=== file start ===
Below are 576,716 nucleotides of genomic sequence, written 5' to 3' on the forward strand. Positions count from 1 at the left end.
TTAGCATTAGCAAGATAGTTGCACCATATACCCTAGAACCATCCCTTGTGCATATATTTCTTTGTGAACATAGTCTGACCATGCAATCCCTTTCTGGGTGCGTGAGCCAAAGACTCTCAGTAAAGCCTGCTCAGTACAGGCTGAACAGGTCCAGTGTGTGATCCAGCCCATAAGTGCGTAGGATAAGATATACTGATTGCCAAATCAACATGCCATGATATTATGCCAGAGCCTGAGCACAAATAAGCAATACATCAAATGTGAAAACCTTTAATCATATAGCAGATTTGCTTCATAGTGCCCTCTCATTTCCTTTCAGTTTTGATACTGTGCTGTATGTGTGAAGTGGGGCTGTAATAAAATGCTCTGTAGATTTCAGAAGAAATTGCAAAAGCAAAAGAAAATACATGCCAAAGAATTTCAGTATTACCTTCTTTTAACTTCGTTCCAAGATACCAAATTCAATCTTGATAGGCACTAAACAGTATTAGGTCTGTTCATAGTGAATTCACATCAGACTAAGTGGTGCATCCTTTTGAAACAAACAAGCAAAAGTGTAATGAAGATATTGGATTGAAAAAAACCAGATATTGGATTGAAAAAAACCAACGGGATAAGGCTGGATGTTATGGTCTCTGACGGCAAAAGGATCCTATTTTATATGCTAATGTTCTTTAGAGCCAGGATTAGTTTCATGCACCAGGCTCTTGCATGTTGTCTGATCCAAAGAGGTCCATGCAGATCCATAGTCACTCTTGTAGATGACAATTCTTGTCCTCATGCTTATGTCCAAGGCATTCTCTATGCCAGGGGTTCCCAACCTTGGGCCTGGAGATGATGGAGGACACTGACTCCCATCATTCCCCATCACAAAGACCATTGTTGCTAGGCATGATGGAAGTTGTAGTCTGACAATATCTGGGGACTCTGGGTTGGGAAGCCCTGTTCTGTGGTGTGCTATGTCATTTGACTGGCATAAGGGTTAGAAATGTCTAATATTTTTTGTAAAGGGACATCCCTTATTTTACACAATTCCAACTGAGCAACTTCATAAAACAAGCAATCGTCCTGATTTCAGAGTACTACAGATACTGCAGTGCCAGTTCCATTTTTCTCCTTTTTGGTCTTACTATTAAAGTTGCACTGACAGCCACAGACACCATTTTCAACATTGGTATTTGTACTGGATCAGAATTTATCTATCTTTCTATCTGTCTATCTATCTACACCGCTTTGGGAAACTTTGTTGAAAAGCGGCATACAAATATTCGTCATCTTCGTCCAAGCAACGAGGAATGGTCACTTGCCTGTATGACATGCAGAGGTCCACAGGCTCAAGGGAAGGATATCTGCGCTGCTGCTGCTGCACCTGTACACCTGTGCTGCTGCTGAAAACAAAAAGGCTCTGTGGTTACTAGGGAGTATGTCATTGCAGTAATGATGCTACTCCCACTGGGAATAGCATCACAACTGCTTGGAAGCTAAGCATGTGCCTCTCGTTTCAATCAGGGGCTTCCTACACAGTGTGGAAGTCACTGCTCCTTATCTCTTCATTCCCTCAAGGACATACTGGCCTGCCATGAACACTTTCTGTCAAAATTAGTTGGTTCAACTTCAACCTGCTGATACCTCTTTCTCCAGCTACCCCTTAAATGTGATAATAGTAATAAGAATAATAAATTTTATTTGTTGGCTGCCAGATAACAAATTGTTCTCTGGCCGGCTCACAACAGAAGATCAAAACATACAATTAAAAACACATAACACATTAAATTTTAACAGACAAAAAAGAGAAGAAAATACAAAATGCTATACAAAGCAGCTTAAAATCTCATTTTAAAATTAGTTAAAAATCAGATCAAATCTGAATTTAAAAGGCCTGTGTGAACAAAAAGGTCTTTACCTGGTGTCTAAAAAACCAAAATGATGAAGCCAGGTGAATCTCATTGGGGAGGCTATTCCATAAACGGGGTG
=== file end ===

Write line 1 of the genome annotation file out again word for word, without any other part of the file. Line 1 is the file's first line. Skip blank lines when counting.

Below are 576,716 nucleotides of genomic sequence, written 5' to 3' on the forward strand. Positions count from 1 at the left end.